The Howard G. Buffett Foundation today announced a partnership with the Norman Borlaug Institute for International Agriculture of the Texas A&M University System to promote African agricultural research, extension, and education.
Based at the Ukulima Farm Research Center in the Limpopo Province of South Africa, the partnership will be will support science that increases African agricultural production, enhances rural livelihoods and conserves natural resources.
"Our goal was to create a real-world field space at a sufficient scale where scientists and farmers can work together to fight hunger in Africa," said foundation president Howard G. Buffett. "I have traveled extensively across Africa and have seen the degraded soils, the lack of access to quality inputs, the inefficient market systems, and the underdeveloped agricultural support systems that contribute to keeping 239 million Africans hungry. Ukulima Farm and this collaboration is a direct response to these needs. It is my hope this collaboration will improve agricultural productivity across the African continent, particularly for Africa's poorest farmers."
Traditional development efforts have not yet provided a solution for the nearly 1 billion people in the world who currently live without food security, Buffett said. Traditional approaches often lack the basic understanding of agricultural and environmental sciences required to provide a basis for food security.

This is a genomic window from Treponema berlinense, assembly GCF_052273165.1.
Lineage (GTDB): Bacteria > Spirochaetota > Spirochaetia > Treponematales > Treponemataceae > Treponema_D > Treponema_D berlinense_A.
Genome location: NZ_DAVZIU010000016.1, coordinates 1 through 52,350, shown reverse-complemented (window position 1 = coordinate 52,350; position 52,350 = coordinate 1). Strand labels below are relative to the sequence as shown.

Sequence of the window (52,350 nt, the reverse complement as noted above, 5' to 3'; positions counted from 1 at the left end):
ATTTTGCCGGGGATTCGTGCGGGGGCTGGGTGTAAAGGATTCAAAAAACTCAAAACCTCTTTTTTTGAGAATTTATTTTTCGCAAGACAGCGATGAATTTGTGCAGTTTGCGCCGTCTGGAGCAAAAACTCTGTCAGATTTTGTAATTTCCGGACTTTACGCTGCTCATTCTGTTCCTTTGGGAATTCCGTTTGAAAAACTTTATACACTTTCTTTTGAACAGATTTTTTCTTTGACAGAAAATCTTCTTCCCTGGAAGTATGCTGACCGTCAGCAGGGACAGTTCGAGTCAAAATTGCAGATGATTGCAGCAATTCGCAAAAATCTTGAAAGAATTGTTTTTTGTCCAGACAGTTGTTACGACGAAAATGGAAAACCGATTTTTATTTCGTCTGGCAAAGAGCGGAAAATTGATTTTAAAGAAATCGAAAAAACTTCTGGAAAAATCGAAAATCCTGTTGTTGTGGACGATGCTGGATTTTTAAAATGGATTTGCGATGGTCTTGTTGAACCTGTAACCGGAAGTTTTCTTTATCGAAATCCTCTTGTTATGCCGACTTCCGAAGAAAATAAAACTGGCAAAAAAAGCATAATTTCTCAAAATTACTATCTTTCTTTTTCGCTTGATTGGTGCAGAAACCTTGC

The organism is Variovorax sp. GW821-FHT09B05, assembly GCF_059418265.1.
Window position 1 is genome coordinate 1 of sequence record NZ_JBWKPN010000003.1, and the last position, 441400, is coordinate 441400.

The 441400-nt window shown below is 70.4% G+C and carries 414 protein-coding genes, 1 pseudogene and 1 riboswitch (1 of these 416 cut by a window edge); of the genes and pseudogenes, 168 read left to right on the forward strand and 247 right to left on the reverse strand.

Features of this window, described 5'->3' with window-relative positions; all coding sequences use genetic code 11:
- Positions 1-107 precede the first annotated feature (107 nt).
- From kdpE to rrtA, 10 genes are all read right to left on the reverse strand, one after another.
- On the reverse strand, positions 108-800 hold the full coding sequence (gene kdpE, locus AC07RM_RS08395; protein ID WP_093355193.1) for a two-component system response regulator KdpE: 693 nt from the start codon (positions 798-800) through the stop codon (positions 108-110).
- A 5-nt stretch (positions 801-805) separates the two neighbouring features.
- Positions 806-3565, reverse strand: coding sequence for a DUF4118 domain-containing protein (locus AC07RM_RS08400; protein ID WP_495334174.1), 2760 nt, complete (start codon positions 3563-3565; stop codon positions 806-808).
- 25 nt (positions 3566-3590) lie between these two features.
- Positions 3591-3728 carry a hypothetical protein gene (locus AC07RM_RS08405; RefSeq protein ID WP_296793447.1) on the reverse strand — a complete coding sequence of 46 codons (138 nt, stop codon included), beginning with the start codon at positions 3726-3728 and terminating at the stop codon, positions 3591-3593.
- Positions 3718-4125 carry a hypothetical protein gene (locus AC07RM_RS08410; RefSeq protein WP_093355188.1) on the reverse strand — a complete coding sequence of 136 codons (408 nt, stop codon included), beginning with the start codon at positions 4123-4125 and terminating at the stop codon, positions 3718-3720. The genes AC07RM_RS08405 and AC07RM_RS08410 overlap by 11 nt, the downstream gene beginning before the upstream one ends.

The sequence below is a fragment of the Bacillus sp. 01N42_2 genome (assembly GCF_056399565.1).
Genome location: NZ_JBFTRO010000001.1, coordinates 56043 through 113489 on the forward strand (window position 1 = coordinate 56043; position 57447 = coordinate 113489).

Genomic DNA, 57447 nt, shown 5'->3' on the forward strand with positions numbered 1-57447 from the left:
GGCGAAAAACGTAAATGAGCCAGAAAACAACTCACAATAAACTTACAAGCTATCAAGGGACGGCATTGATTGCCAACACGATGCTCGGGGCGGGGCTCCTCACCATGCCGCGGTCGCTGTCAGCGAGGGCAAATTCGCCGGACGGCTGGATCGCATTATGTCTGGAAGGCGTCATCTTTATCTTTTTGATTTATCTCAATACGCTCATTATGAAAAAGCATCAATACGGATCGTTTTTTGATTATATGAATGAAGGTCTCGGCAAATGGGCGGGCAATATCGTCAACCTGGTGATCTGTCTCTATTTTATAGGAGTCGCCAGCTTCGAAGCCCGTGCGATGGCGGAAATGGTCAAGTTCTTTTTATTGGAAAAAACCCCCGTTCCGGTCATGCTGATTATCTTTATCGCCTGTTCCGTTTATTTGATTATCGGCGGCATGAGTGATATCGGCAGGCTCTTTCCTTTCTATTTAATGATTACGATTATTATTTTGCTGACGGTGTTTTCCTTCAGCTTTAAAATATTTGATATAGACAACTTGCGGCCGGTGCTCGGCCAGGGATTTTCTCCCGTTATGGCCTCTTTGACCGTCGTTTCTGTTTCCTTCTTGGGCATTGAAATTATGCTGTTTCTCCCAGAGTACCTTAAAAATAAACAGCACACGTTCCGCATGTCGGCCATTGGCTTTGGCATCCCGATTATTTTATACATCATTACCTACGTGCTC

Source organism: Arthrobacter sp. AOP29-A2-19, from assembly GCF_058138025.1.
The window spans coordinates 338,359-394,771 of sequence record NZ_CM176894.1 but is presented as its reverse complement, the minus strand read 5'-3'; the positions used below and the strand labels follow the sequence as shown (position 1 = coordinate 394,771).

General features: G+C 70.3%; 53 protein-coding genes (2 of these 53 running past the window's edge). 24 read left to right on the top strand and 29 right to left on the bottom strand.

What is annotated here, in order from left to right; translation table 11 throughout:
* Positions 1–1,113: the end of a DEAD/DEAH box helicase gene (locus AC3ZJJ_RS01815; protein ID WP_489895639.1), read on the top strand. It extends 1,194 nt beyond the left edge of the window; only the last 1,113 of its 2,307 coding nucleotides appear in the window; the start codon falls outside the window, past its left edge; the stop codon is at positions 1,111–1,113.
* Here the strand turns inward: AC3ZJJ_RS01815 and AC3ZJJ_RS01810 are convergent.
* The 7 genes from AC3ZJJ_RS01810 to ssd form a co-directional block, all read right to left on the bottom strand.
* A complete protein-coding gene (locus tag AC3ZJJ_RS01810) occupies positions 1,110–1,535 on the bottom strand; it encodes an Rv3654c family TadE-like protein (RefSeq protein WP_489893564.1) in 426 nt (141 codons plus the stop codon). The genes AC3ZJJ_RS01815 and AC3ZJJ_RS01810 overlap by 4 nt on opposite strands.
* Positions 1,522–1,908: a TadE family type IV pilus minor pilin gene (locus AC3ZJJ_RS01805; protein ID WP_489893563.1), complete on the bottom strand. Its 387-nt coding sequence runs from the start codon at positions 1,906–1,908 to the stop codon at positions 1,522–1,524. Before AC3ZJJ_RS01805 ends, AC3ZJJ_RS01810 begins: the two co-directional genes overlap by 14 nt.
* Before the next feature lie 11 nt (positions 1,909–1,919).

Ukulima Farm was created by the Buffett Foundation as a platform for organizations and researchers to develop technology and practices to advance African agriculture and to develop new models to address the diverse needs of agriculture in Africa and meet the food needs of the more than 750 million sub-Saharan Africans who subsist on less than $1 per day.
"We are excited about Ukulima and the opportunity for researchers to collaborate in Africa, for Africa," said Dr. Edwin Price, Borlaug Institute director. "These efforts that promote scientific exchange between continents and across borders are essential for achieving the vision of global food security."
The concept of Ukulima Farm is grounded in the principle that technology must be developed and tested in the African context, at scale, and in collaboration with a variety of researchers and scientists to adequately address the many issues facing African agriculture.
The International Center for Wheat and Maize Improvement, Pennsylvania State University, University of Missouri and Educational Concerns for Hunger Organization are currently all partners in the effort.
"We are excited about our partnership with the Borlaug Institute. We feel that the Borlaug Institute has the research expertise and the international experience required to lead this effort and realize the full potential of Ukulima," Buffett said.
The Borlaug Institute will oversee a long-term strategy that will focus research activities in cooperation with African scientists from universities and research centers in the region. Dr. James P. Muir, Texas AgriLife Research agronomist, has spent much of his life living and working across southern Africa and will lead efforts at Ukulima Farm Research Center as the resident director.
"Africa needs both regional and international scientific exchange to develop appropriate solutions for the African context," Muir said. "It has made much progress in the past decade in trade and commerce, but more work is needed in agriculture."